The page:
In any democracy, any citizen can take to the streets to protest things he or she does not agree with. Honestly, we see countless demonstrations in different countries almost every day. Let us recall just a few of them: George Floyd’s protests against police brutality and racism, 2020; protests against a possible law that could terminate a pregnancy, 2022, etc. The reasons may be quite different. So no matter what demonstrations you attend, watch online or find out, you need to make sure your phone is secure because no one knows how this information can be used.
We mean that if you are a participant in the protest, you are probably communicating with others. So if someone gets access to data on your phone, they can learn what you organize, who participates, when you will act, etc. As for the police, that will also be enough to arrest you. This does not mean that you have to do something illegal. But we respect everyone’s rights and everyone’s personal data and information must be protected. However, no one will do it for you.
Further reading: How to protect your account with Google Authenticator or Authy
In general, we will review the article published by On the edge a few years ago, in which the media described various methods of how to protect your data. So, even if you don’t participate in any demonstration, you still need to protect your device and the information stored on it.
The best suggestion is to leave your phone at home
Your phone knows everything about you. Wherever you go, what pages you visit, what you search for, what you talk about and information about many other activities is stored on your phone. The best advice we can give is to leave your phone at home when attending a demonstration. We know you will complain about what to do if you have to call someone. For all these cases, you can just buy a phone with a burner instead. So you can only turn it on when you are at the demonstration site.
Use more secure applications
All popular apps like Facebook, Messenger, Instagram, Twitter and others collect a lot of data about you. Therefore, we recommend that you download and use more secure, encrypted communication applications. If you don’t know which apps are more secure than others, Electronic Frontier Foundation there is a list of recommended tools to protect your phone.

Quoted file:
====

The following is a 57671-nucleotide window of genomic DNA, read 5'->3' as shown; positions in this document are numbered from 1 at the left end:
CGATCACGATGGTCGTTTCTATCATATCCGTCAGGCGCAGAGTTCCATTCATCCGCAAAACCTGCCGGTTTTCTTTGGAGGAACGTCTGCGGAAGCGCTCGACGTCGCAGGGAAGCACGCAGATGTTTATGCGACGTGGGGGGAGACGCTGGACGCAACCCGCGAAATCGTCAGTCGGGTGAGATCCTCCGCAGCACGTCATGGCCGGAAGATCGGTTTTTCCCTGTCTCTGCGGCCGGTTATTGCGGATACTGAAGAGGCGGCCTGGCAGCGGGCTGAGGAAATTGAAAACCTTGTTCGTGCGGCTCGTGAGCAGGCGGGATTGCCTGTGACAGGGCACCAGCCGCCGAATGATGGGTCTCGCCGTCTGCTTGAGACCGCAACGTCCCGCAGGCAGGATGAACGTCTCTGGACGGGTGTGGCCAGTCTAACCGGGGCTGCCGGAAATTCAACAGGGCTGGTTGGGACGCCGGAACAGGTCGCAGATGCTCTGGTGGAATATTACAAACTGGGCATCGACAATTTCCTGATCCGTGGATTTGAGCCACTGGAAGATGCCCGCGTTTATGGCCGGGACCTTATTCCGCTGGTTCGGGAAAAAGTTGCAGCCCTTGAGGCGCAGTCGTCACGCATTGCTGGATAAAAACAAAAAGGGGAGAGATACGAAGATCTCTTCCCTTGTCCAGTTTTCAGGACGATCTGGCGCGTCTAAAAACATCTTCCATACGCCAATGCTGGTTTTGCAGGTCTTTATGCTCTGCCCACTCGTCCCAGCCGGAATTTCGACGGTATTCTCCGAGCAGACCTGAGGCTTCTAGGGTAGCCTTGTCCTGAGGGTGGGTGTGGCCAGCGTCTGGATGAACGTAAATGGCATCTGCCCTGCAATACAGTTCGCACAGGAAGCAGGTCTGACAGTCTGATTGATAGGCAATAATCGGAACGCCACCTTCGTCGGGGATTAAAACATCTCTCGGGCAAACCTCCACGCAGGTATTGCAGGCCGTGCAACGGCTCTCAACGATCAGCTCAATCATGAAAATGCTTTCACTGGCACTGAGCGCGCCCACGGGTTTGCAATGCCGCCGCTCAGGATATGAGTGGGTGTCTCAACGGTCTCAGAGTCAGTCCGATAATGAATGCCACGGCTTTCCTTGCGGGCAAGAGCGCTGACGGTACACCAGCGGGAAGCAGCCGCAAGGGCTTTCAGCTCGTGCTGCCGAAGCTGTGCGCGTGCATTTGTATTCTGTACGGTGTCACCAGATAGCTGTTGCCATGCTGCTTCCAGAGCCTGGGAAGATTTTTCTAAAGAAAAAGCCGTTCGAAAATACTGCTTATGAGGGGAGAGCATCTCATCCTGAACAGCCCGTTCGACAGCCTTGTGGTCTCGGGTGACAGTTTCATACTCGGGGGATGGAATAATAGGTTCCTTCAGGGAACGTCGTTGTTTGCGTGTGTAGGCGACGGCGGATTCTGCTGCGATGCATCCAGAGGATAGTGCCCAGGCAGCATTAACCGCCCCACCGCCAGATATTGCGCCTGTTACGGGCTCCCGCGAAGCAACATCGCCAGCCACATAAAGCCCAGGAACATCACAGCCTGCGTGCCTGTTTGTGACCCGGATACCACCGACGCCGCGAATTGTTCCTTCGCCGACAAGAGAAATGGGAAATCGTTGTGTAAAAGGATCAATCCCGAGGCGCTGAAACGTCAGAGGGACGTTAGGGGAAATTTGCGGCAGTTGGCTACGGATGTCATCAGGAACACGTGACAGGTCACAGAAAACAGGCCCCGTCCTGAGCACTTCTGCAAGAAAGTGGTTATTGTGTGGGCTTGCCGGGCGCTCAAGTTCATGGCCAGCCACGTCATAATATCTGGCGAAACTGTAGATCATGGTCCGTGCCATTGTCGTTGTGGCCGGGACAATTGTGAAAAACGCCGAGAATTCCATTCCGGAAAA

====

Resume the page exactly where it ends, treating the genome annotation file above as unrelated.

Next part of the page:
For example, you can use Signalwhich is a secure, open, encrypted end – to – end messaging application. Its biggest advantage is that the application does not store metadata for messages. You can go further and make some adjustments to your privacy settings. Let’s say you can set a PIN or use call relays. What we like more is the message disappearance feature. As the name suggests, any message you send / receive will disappear after a certain time.
We also recommend using a more secure browser than Chrome. The best option is Tor. It is able to protect your identity and information by rebounding your activity through a set of relays. Of course, Brave is also a secure browser.
When looking for something, it is better to use DuckDuckGowhich will not store your search history or associate it with your IP address.
Encrypt the information on your phone
To do this, you need to go to Settings> Security> Advanced settings> Encryption and credentials> Phone encryption. This is the path to the corresponding page on an Android device. But as you might expect, it may vary slightly depending on the manufacturer.
For iPhone users, if you have set a password, there is the text “Data protection enabled” at the bottom of the Face ID / Touch ID & Passcode page.
Just switch to airplane mode
In this mode, your phone will disable cellular data and Wi-Fi by default. In other words, operators will not know where you are.
However, you should be aware that airplane mode does not exclude location services. So you have to deactivate them manually.
Use a VPN
When you go to a demo, it is always recommended that you set up a VPN on your phone. It will hide your activity by encrypting your connection. However, keep in mind that more reliable VPNs charge a subscription fee.
What to do if your phone is confiscated
If you are arrested and / or your phone is confiscated, do not unlock it if possible. However, law enforcement may legally force you to unlock your phone if it is protected by fingerprint or facial recognition. To avoid such situations, use passwords or PIN codes. As your rights under the Fifth Amendment are covered, if it is locked with a PIN or password, you can refuse to unlock the phone.
In Settings, make adjustments so that your phone does not display the content of messages in notifications when your phone is locked.